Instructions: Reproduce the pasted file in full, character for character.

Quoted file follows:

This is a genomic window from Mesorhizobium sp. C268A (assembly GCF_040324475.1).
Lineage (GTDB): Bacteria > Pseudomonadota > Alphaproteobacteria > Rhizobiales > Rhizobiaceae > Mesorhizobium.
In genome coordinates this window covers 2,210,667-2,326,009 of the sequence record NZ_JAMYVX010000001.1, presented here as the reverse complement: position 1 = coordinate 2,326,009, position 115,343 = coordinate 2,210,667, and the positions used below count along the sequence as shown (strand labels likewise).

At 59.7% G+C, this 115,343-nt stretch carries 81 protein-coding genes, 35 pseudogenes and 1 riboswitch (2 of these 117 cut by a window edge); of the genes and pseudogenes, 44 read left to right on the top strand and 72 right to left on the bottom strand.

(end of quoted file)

This is a genomic window from Mesorhizobium sp. C268A (assembly GCF_040324475.1).
Lineage (GTDB): Bacteria > Pseudomonadota > Alphaproteobacteria > Rhizobiales > Rhizobiaceae > Mesorhizobium.
In genome coordinates this window covers 2,210,667-2,326,009 of the sequence record NZ_JAMYVX010000001.1, presented here as the reverse complement: position 1 = coordinate 2,326,009, position 115,343 = coordinate 2,210,667, and the positions used below count along the sequence as shown (strand labels likewise).

At 59.7% G+C, this 115,343-nt stretch carries 81 protein-coding genes, 35 pseudogenes and 1 riboswitch (2 of these 117 cut by a window edge); of the genes and pseudogenes, 44 read left to right on the top strand and 72 right to left on the bottom strand.